We are living in a world where the technology has gone so far ahead of what people need to secure their decent and fulfilling lives that it’s not anymore about building a brighter future. We’ve forgotten about people. We’re competing now in a whole different league, just for the sake of technological evolution. As if becoming so high-tech that we’re more like robots will do us any good when, after we’ve built those robots, we’ll have to compete with them. If we’d stop for only a few moments and realize we’re not seeing the forest for the trees, we would have that eureka moment that we can actually provide a most decent life for anybody on this planet with the technologies we already have, and I am not even talking about the patented ones.

But we can’t avoid technological development, nor is it desirable. We only need to democratize the open source hardware innovation as well as continue the open-source software movement. Having a “fab-lab” in every city district would spur innovation and help communities be more inclined to critical thinking and less prone to the corporate brainwashing that is dumbing down our population to reduce them to obedient, docile consumers that are so comfortable in their warm programmed lives that they stop thinking at all. As high tech electronics like chips and micro-controllers and sensors can’t be easily produced on a low-scale, they will continue to be mass-produced in countries that have invested a lot in building the infrastructure and, unfortunately, have accepted a great harm to their environment in the process. That is until we get 3D-printers that will be able to use a number of materials at a high enough resolution to be able to produce open-source designed chips and electronics. But until then, these electronics can be ordered in high numbers and have the local fab-lab build the end-product, offering the chance of innovation in the process. What sense does it make to order a whole product when most of it can be locally produced? Yes it might be cheaper to mass-produce the whole thing but you are not factoring in all the aspects from transportation pollution to having people not able to screw a light bulb in its socket, thus creating the perfect victims in scarcity times.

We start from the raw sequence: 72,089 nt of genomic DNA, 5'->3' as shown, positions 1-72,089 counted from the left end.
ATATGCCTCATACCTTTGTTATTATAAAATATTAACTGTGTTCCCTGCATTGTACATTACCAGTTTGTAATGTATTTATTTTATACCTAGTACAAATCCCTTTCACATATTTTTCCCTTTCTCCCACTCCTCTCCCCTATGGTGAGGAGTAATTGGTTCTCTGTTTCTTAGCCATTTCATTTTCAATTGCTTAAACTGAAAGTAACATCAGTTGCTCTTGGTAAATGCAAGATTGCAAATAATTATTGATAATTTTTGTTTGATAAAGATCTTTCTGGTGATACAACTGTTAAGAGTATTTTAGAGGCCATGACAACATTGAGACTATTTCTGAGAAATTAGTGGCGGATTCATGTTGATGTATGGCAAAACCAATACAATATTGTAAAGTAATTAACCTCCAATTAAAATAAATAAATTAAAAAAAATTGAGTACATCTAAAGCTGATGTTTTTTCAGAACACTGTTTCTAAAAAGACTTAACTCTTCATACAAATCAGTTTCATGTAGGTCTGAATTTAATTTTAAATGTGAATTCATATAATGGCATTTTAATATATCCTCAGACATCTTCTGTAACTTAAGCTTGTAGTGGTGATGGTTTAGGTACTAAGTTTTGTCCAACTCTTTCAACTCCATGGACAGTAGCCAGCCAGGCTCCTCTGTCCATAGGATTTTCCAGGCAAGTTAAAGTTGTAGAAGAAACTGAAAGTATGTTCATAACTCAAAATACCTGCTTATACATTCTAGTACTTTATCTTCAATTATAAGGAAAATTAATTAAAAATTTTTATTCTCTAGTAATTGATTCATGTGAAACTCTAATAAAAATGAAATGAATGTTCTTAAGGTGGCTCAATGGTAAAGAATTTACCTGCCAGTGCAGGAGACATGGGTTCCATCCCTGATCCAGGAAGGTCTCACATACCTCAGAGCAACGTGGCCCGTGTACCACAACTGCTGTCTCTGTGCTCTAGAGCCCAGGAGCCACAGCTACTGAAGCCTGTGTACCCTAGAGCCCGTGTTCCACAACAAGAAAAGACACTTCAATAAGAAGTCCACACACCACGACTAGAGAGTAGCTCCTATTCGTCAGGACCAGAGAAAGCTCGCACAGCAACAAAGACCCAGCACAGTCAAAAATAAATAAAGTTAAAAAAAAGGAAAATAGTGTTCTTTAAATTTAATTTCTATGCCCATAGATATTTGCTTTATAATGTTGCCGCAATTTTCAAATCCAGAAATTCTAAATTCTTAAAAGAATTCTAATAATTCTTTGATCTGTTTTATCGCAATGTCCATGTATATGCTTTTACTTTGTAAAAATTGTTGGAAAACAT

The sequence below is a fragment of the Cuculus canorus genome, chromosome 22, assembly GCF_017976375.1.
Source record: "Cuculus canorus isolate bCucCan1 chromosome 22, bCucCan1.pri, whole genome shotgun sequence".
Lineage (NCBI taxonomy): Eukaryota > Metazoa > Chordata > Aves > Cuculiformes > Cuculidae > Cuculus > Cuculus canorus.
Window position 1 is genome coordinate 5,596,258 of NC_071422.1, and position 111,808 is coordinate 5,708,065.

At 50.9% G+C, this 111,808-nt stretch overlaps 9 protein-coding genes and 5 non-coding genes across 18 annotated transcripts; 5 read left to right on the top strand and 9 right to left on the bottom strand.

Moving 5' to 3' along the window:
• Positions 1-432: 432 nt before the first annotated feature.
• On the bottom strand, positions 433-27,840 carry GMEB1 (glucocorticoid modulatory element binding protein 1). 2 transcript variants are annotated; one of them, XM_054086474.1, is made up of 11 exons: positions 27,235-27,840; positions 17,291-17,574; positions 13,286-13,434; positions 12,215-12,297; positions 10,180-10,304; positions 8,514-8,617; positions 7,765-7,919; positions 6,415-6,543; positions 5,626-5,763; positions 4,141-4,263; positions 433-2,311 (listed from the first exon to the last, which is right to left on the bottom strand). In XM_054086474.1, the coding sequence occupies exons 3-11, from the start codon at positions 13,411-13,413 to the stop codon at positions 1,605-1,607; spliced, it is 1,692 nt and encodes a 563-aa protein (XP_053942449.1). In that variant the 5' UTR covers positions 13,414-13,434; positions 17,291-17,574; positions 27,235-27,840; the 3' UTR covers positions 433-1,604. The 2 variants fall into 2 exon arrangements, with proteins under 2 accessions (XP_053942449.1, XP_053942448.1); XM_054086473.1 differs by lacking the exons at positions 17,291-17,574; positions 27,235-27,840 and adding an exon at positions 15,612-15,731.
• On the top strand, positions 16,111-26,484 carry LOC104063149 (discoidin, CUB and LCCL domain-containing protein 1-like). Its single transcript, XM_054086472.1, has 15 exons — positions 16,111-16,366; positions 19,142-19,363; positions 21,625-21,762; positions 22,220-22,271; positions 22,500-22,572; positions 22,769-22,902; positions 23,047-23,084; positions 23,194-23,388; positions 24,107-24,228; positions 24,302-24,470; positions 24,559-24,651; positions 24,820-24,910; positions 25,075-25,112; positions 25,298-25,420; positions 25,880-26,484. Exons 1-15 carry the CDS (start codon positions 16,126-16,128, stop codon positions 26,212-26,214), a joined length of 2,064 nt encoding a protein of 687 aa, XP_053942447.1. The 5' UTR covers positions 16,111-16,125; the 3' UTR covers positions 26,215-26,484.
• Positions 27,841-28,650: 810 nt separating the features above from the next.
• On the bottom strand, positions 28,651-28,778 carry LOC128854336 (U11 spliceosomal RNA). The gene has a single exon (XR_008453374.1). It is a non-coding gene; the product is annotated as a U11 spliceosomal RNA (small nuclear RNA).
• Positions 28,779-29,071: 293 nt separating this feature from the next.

How can an open-source-based  fab-lab function? It’s quite simple: order the parts that you can’t produce and build the rest of the product, like casing, connectors, cables, buttons, etc. Basically the low-tech part of a product. And then, with time, add more and more capabilities as the technology improves. I’ve been reading today about the open source laptop and I had my own eureka moment of why can’t the open source product also be about efficiency. Have the hard-to-locally-manufacture parts shipped with CAD documentation for everything that can be locally built. If you offer the possibility to order the whole product in a society that is already indoctrinated to mass-consume without thinking much you will get nobody to step in and re-gain some of that lost desire to participate, improve and create. As an environmentally-minded creator or company, refusing to damage the environment by shipping parts that can be locally produced is a far more helpful way to educate people and make a statement than trying to offer open-source hardware the way the closed-sourced world does.

Have some guts to be different if you feel it’s the better way and go all-in, half measures won’t cut it. As long as it is not illegal and could create more problems than solutions that is. You are not convinced half measures won’t cut it? Remember Alexander Haig’s famous quote: “Let them march all they want, as long as they continue to pay their taxes.”

For a nice fab-lab introduction, the following youtube video is a good example :